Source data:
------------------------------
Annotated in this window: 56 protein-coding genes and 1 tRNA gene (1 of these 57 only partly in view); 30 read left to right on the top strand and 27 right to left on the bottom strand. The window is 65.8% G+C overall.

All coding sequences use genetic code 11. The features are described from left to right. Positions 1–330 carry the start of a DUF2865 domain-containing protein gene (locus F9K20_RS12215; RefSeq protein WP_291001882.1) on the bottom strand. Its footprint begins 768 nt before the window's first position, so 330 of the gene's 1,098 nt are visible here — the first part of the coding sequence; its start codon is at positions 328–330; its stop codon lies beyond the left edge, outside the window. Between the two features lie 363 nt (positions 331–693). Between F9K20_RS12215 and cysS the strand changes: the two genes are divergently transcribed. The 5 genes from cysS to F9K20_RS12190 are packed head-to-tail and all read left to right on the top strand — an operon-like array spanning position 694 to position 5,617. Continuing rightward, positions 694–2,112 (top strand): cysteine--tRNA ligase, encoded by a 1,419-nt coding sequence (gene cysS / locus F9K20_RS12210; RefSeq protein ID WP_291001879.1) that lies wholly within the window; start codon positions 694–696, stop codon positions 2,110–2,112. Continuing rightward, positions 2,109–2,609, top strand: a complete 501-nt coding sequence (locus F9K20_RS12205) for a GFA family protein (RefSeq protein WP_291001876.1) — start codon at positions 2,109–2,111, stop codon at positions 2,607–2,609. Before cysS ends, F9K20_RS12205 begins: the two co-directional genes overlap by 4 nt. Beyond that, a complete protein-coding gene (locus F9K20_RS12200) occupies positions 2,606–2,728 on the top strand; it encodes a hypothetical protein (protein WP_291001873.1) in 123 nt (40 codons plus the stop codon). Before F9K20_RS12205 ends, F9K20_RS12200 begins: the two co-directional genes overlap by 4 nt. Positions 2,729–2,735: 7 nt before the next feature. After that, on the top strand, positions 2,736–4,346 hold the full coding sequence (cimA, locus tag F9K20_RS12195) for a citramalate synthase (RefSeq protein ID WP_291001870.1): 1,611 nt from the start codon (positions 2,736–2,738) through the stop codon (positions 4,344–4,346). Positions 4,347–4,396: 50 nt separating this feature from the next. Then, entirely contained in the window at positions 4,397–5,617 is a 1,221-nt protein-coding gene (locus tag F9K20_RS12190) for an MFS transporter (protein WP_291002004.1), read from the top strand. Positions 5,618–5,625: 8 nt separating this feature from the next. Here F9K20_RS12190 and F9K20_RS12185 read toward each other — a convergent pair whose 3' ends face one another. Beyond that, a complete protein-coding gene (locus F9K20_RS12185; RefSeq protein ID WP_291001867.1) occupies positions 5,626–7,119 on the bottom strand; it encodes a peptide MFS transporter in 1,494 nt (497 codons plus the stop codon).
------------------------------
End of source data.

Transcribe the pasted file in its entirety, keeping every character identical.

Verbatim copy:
Annotated in this window: 56 protein-coding genes and 1 tRNA gene (1 of these 57 only partly in view); 30 read left to right on the top strand and 27 right to left on the bottom strand. The window is 65.8% G+C overall.

All coding sequences use genetic code 11. The features are described from left to right. Positions 1–330 carry the start of a DUF2865 domain-containing protein gene (locus F9K20_RS12215; RefSeq protein WP_291001882.1) on the bottom strand. Its footprint begins 768 nt before the window's first position, so 330 of the gene's 1,098 nt are visible here — the first part of the coding sequence; its start codon is at positions 328–330; its stop codon lies beyond the left edge, outside the window. Between the two features lie 363 nt (positions 331–693). Between F9K20_RS12215 and cysS the strand changes: the two genes are divergently transcribed. The 5 genes from cysS to F9K20_RS12190 are packed head-to-tail and all read left to right on the top strand — an operon-like array spanning position 694 to position 5,617. Continuing rightward, positions 694–2,112 (top strand): cysteine--tRNA ligase, encoded by a 1,419-nt coding sequence (gene cysS / locus F9K20_RS12210; RefSeq protein ID WP_291001879.1) that lies wholly within the window; start codon positions 694–696, stop codon positions 2,110–2,112. Continuing rightward, positions 2,109–2,609, top strand: a complete 501-nt coding sequence (locus F9K20_RS12205) for a GFA family protein (RefSeq protein WP_291001876.1) — start codon at positions 2,109–2,111, stop codon at positions 2,607–2,609. Before cysS ends, F9K20_RS12205 begins: the two co-directional genes overlap by 4 nt. Beyond that, a complete protein-coding gene (locus F9K20_RS12200) occupies positions 2,606–2,728 on the top strand; it encodes a hypothetical protein (protein WP_291001873.1) in 123 nt (40 codons plus the stop codon). Before F9K20_RS12205 ends, F9K20_RS12200 begins: the two co-directional genes overlap by 4 nt. Positions 2,729–2,735: 7 nt before the next feature. After that, on the top strand, positions 2,736–4,346 hold the full coding sequence (cimA, locus tag F9K20_RS12195) for a citramalate synthase (RefSeq protein ID WP_291001870.1): 1,611 nt from the start codon (positions 2,736–2,738) through the stop codon (positions 4,344–4,346). Positions 4,347–4,396: 50 nt separating this feature from the next. Then, entirely contained in the window at positions 4,397–5,617 is a 1,221-nt protein-coding gene (locus tag F9K20_RS12190) for an MFS transporter (protein WP_291002004.1), read from the top strand. Positions 5,618–5,625: 8 nt separating this feature from the next. Here F9K20_RS12190 and F9K20_RS12185 read toward each other — a convergent pair whose 3' ends face one another. Beyond that, a complete protein-coding gene (locus F9K20_RS12185; RefSeq protein ID WP_291001867.1) occupies positions 5,626–7,119 on the bottom strand; it encodes a peptide MFS transporter in 1,494 nt (497 codons plus the stop codon).